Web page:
Bram Cohen (the author of the peer-to-peer BitTorrent protocol)

“The programmer who refuses to keep exploring will surely stagnate, forget his joy, lose the will to program (and become a manager).”
Marijn Haverbeke

“The more I learn, the more I realize
how much I don’t know.”
Albert Einstein

“Never memorize something that
you can look up.”
Albert Einstein

How to parse a csv file in php when the delimiter is unknown

There are plenty of MS Excel alternatives out there – OpenOffice, LibreOffice, Kingsoft, Google Spreadsheets and many more. The problem is that CSV files created by different softwares may vary (, or ; to name a few options). If you need to process CSV files exported from different systems and software and handle the delimiter automatically, you can benefit from using SplFileObject::getCsvControl method.

Example usage:

<?php $csvFileObject = new SplFileObject($_FILES["csv"]["tmp_name"]); list($delimiter, $enclosure) = $csvFileObject->getCsvControl();

$lines = fopen($_FILES["csv"]["tmp_name"], 'r');
if($lines) {
while (($line = fgetcsv($lines, 4096, $delimiter, $enclosure)) !== false) {
//do something

Reference: http://php.net/manual/en/splfileobject.getcsvcontrol.php

How to setup Pure-FTPd server on OpenWRT enabled router

I am proud owner of TP-Link TL-WDR3500 router flashed with OpenWRT, which is really good custom firmware offering countless possibilities. Recently I’ve installed FTP server on it so I can access the attached external HDD drive remotely. This how-to is simple guide showing you to configure Pure-FTPd with TLS support on your OpenWRT enabled router, too.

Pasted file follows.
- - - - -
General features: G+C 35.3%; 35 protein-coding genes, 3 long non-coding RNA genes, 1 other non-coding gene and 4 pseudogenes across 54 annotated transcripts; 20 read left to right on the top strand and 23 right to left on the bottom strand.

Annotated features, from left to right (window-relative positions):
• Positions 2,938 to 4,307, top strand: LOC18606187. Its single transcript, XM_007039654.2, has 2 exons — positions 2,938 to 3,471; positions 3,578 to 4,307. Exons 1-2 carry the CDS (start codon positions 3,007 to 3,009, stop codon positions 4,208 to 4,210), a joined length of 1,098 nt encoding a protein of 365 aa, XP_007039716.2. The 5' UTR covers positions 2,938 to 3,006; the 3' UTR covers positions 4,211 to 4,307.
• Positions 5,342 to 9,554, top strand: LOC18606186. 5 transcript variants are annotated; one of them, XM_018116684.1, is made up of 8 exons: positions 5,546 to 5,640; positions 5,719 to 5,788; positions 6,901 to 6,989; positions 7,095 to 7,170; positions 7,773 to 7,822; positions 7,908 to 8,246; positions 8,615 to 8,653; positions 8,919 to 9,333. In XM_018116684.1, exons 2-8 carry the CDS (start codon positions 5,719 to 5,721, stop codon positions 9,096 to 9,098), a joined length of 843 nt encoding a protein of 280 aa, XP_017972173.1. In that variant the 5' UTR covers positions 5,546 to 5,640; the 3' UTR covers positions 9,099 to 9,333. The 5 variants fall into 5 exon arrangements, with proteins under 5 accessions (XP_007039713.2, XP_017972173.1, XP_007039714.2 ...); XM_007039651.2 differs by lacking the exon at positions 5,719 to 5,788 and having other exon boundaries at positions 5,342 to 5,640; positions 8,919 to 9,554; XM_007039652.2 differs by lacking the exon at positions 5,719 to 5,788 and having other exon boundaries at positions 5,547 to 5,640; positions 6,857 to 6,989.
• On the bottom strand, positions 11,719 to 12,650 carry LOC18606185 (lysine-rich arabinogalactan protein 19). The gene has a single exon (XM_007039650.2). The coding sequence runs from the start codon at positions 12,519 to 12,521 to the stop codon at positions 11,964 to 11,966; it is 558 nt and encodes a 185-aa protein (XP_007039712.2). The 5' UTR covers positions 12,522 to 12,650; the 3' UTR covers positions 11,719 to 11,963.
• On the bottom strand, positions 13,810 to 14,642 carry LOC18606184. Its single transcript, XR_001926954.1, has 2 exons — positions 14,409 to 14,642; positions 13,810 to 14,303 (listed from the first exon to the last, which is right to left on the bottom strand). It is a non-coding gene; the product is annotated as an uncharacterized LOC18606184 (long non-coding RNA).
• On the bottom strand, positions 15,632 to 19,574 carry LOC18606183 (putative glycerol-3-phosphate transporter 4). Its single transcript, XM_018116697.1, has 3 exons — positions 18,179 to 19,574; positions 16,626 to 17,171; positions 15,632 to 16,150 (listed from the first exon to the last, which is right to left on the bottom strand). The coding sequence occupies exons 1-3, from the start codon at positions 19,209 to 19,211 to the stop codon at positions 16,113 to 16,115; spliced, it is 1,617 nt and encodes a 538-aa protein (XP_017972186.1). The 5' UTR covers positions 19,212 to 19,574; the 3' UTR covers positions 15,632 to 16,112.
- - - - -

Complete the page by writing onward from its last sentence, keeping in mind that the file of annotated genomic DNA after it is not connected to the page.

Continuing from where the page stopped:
Why Pure-FTPd

There are many reasons to prefer Pure-FTPd over other FTP servers available as OpenWRT packages:

  • It is a secure FTP server
  • It has FTPS support (offers optional TLS Encryption)
  • You can use both real user accounts and virtual ones
  • You can put every user in a chroot jail

Continue reading

GitBash: error setting certificate verify locations

I had tried to push changes to project using the https-URL, but it failed with an error:

error setting certificate verify locations: CAfile: C:/Program Files/Git/mingw64/libexec/ssl/certs/ca-bundle.crt

The problem occurred  on Windows 7 x64, with Git-2.15.0-32. You have to fix the path to ca-bundle.crt using absolute path with back-slashes. Run this command in GitBash to do it:

git config --global http.sslcainfo "C:/Program Files (x86)/Git/usr/ssl/certs/ca-bundle.crt

How to install mailcatcher on CentOS 7 and configure it for PHP

The problem

Handling outgoing emails in a web application can be hard, because it’s very easy things to get wrong and send unwanted test mails to real world customers while testing some functionality.
Ensuring sent emails are designed, parsed and formatted correctly is a painstaking problem, too.

… and the solution

Mailcatcher is a program you can use to test sending email. It gives you the ability to inspect sent emails and their headers. It is a simple SMTP server that can receive emails. It also gives you a nice web interface to preview the sent emails.

We’ll cover installing the dependencies for Mailcatcher. Then we’ll install and set it up for easy use in our development environment. This includes use with PHP. Finally, we will setup password protect subdomain for easier access using Nginx.

Continue reading

How to compact VirtualBox’s VDMK file size

This guide explains how to shrink (compact) the virtual disk files (files having extension .vmdk) of your VirtualBox virtual machines so they consume less disk space. It is also easier to upload and share them with other people.

Fill the free space with zeros